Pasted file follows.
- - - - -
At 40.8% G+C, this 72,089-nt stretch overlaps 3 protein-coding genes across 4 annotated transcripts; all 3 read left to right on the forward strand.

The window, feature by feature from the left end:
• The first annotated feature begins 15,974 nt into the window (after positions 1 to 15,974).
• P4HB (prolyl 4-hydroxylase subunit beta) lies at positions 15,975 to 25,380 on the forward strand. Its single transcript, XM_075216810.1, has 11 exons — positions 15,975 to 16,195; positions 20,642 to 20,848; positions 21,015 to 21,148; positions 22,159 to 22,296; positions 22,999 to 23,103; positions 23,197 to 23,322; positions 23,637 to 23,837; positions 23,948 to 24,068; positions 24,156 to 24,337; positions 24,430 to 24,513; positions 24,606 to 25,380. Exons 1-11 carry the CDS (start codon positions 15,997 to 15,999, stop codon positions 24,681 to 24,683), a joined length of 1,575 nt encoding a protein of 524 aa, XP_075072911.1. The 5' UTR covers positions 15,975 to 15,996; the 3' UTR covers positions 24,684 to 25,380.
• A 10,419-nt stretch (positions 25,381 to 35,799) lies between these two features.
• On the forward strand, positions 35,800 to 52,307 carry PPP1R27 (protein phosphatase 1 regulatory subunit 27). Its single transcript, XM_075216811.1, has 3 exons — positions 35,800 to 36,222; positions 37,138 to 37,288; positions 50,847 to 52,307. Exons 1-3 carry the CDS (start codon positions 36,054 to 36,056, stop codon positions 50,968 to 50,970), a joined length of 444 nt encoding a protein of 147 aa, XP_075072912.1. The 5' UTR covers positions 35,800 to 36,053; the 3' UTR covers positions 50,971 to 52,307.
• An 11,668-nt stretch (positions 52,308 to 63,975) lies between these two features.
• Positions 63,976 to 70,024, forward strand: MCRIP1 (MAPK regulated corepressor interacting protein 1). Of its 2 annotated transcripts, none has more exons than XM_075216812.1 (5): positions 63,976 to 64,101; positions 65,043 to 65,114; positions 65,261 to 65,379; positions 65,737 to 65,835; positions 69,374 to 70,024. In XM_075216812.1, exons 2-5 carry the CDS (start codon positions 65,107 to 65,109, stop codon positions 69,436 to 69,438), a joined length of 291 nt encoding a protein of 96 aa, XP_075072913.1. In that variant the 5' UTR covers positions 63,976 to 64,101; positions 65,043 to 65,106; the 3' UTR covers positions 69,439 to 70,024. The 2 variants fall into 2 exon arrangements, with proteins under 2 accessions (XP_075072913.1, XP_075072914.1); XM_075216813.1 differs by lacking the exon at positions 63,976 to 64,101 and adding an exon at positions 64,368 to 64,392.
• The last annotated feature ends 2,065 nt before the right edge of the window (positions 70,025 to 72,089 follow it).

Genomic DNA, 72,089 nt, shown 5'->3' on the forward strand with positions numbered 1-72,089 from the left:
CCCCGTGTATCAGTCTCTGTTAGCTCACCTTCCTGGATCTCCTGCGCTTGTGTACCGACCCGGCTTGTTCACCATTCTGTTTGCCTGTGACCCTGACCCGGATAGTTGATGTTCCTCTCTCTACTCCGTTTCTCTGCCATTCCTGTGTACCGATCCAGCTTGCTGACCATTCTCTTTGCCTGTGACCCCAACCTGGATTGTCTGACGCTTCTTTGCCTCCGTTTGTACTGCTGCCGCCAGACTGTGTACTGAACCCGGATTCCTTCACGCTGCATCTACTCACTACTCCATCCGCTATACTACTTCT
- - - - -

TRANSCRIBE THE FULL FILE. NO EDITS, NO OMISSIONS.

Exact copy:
At 40.8% G+C, this 72,089-nt stretch overlaps 3 protein-coding genes across 4 annotated transcripts; all 3 read left to right on the forward strand.

The window, feature by feature from the left end:
• The first annotated feature begins 15,974 nt into the window (after positions 1 to 15,974).
• P4HB (prolyl 4-hydroxylase subunit beta) lies at positions 15,975 to 25,380 on the forward strand. Its single transcript, XM_075216810.1, has 11 exons — positions 15,975 to 16,195; positions 20,642 to 20,848; positions 21,015 to 21,148; positions 22,159 to 22,296; positions 22,999 to 23,103; positions 23,197 to 23,322; positions 23,637 to 23,837; positions 23,948 to 24,068; positions 24,156 to 24,337; positions 24,430 to 24,513; positions 24,606 to 25,380. Exons 1-11 carry the CDS (start codon positions 15,997 to 15,999, stop codon positions 24,681 to 24,683), a joined length of 1,575 nt encoding a protein of 524 aa, XP_075072911.1. The 5' UTR covers positions 15,975 to 15,996; the 3' UTR covers positions 24,684 to 25,380.
• A 10,419-nt stretch (positions 25,381 to 35,799) lies between these two features.
• On the forward strand, positions 35,800 to 52,307 carry PPP1R27 (protein phosphatase 1 regulatory subunit 27). Its single transcript, XM_075216811.1, has 3 exons — positions 35,800 to 36,222; positions 37,138 to 37,288; positions 50,847 to 52,307. Exons 1-3 carry the CDS (start codon positions 36,054 to 36,056, stop codon positions 50,968 to 50,970), a joined length of 444 nt encoding a protein of 147 aa, XP_075072912.1. The 5' UTR covers positions 35,800 to 36,053; the 3' UTR covers positions 50,971 to 52,307.
• An 11,668-nt stretch (positions 52,308 to 63,975) lies between these two features.
• Positions 63,976 to 70,024, forward strand: MCRIP1 (MAPK regulated corepressor interacting protein 1). Of its 2 annotated transcripts, none has more exons than XM_075216812.1 (5): positions 63,976 to 64,101; positions 65,043 to 65,114; positions 65,261 to 65,379; positions 65,737 to 65,835; positions 69,374 to 70,024. In XM_075216812.1, exons 2-5 carry the CDS (start codon positions 65,107 to 65,109, stop codon positions 69,436 to 69,438), a joined length of 291 nt encoding a protein of 96 aa, XP_075072913.1. In that variant the 5' UTR covers positions 63,976 to 64,101; positions 65,043 to 65,106; the 3' UTR covers positions 69,439 to 70,024. The 2 variants fall into 2 exon arrangements, with proteins under 2 accessions (XP_075072913.1, XP_075072914.1); XM_075216813.1 differs by lacking the exon at positions 63,976 to 64,101 and adding an exon at positions 64,368 to 64,392.
• The last annotated feature ends 2,065 nt before the right edge of the window (positions 70,025 to 72,089 follow it).

Genomic DNA, 72,089 nt, shown 5'->3' on the forward strand with positions numbered 1-72,089 from the left:
CCCCGTGTATCAGTCTCTGTTAGCTCACCTTCCTGGATCTCCTGCGCTTGTGTACCGACCCGGCTTGTTCACCATTCTGTTTGCCTGTGACCCTGACCCGGATAGTTGATGTTCCTCTCTCTACTCCGTTTCTCTGCCATTCCTGTGTACCGATCCAGCTTGCTGACCATTCTCTTTGCCTGTGACCCCAACCTGGATTGTCTGACGCTTCTTTGCCTCCGTTTGTACTGCTGCCGCCAGACTGTGTACTGAACCCGGATTCCTTCACGCTGCATCTACTCACTACTCCATCCGCTATACTACTTCT